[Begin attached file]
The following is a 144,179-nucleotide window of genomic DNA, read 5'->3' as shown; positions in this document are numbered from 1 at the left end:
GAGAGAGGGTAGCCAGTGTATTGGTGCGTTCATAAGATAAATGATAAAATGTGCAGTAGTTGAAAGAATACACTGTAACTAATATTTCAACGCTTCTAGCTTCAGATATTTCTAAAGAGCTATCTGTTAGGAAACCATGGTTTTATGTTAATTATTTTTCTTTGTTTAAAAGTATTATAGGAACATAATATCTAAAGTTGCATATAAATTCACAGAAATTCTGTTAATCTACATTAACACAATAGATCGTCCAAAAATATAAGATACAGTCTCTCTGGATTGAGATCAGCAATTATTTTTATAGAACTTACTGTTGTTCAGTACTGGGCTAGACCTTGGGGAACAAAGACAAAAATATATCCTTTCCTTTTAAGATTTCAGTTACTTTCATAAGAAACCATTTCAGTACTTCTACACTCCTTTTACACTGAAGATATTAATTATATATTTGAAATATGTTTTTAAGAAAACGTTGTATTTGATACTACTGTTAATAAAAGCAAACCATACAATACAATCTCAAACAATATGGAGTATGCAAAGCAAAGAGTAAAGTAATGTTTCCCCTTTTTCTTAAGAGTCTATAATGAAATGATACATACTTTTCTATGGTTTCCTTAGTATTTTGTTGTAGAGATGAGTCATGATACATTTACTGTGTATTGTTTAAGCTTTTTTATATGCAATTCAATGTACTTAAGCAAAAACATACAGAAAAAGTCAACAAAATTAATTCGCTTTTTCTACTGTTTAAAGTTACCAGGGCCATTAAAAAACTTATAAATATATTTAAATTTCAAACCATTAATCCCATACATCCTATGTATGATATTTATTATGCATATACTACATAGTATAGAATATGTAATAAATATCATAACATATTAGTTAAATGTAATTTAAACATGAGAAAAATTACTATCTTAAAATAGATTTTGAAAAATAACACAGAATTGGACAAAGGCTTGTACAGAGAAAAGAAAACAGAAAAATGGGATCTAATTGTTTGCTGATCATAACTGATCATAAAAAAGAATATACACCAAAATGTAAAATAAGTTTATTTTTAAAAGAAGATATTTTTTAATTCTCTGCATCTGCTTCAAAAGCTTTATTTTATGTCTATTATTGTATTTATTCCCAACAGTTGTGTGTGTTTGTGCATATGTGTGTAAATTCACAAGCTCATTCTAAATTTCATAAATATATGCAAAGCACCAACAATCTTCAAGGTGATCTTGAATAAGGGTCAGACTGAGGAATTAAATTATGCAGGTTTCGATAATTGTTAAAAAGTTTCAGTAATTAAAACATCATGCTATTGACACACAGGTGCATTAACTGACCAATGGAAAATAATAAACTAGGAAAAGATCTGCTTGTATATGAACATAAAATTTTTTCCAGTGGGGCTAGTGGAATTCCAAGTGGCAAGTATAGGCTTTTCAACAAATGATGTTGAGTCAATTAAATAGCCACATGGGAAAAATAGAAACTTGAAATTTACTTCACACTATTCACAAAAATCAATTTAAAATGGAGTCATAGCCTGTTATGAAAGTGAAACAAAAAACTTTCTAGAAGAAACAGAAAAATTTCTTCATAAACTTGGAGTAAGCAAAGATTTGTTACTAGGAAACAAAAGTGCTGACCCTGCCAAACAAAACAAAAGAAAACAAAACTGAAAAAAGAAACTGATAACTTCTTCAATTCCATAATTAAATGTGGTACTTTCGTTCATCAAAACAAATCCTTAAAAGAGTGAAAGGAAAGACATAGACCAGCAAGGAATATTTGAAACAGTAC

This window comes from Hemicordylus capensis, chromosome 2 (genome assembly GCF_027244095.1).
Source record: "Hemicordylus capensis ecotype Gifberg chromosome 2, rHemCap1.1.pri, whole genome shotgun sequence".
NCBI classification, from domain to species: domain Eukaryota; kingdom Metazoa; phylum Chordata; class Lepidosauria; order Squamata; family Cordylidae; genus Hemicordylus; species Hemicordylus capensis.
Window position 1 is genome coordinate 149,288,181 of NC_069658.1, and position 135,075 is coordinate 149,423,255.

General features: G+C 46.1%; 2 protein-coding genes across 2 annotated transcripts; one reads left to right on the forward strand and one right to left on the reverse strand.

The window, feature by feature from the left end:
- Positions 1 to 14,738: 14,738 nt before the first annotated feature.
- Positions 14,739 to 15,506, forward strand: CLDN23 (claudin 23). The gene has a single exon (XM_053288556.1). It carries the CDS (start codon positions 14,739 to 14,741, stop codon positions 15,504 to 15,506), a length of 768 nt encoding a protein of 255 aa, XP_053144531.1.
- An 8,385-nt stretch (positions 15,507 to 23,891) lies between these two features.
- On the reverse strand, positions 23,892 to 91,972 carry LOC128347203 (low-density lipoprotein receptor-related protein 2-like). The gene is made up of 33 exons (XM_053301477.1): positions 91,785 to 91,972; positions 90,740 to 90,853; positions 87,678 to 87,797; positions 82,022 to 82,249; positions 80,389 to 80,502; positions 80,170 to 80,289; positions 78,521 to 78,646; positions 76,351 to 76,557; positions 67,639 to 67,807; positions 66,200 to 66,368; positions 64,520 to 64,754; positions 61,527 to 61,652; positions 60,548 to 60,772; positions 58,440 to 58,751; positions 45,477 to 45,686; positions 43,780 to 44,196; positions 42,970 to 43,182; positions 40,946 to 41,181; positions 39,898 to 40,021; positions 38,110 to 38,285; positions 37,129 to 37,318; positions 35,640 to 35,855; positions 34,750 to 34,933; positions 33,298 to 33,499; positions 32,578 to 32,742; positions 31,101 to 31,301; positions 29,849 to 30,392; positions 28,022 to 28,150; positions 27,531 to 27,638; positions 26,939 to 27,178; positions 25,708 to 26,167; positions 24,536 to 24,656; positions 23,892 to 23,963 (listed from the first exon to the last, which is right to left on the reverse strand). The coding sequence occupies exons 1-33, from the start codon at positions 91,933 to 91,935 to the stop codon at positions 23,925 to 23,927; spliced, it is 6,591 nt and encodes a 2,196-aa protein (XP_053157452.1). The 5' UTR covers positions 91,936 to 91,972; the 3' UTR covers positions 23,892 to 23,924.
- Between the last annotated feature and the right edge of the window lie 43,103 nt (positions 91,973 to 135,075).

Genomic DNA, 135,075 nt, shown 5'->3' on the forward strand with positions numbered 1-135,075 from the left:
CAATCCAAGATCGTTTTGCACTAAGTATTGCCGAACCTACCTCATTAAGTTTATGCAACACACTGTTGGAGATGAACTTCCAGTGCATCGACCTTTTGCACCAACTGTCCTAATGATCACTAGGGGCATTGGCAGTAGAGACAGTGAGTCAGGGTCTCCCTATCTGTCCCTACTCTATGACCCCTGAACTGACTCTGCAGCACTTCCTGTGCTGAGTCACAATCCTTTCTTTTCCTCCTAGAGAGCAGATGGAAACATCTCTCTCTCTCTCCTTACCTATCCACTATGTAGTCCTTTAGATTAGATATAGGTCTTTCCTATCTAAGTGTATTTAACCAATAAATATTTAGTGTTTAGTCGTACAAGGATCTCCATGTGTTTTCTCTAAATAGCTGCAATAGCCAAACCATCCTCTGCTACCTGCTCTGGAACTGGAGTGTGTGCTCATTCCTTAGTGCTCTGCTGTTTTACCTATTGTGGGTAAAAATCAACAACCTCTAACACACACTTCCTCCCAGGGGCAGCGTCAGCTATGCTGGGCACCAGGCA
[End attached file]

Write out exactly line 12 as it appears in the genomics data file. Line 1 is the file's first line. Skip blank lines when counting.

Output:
- On the reverse strand, positions 23,892 to 91,972 carry LOC128347203 (low-density lipoprotein receptor-related protein 2-like). The gene is made up of 33 exons (XM_053301477.1): positions 91,785 to 91,972; positions 90,740 to 90,853; positions 87,678 to 87,797; positions 82,022 to 82,249; positions 80,389 to 80,502; positions 80,170 to 80,289; positions 78,521 to 78,646; positions 76,351 to 76,557; positions 67,639 to 67,807; positions 66,200 to 66,368; positions 64,520 to 64,754; positions 61,527 to 61,652; positions 60,548 to 60,772; positions 58,440 to 58,751; positions 45,477 to 45,686; positions 43,780 to 44,196; positions 42,970 to 43,182; positions 40,946 to 41,181; positions 39,898 to 40,021; positions 38,110 to 38,285; positions 37,129 to 37,318; positions 35,640 to 35,855; positions 34,750 to 34,933; positions 33,298 to 33,499; positions 32,578 to 32,742; positions 31,101 to 31,301; positions 29,849 to 30,392; positions 28,022 to 28,150; positions 27,531 to 27,638; positions 26,939 to 27,178; positions 25,708 to 26,167; positions 24,536 to 24,656; positions 23,892 to 23,963 (listed from the first exon to the last, which is right to left on the reverse strand). The coding sequence occupies exons 1-33, from the start codon at positions 91,933 to 91,935 to the stop codon at positions 23,925 to 23,927; spliced, it is 6,591 nt and encodes a 2,196-aa protein (XP_053157452.1). The 5' UTR covers positions 91,936 to 91,972; the 3' UTR covers positions 23,892 to 23,924.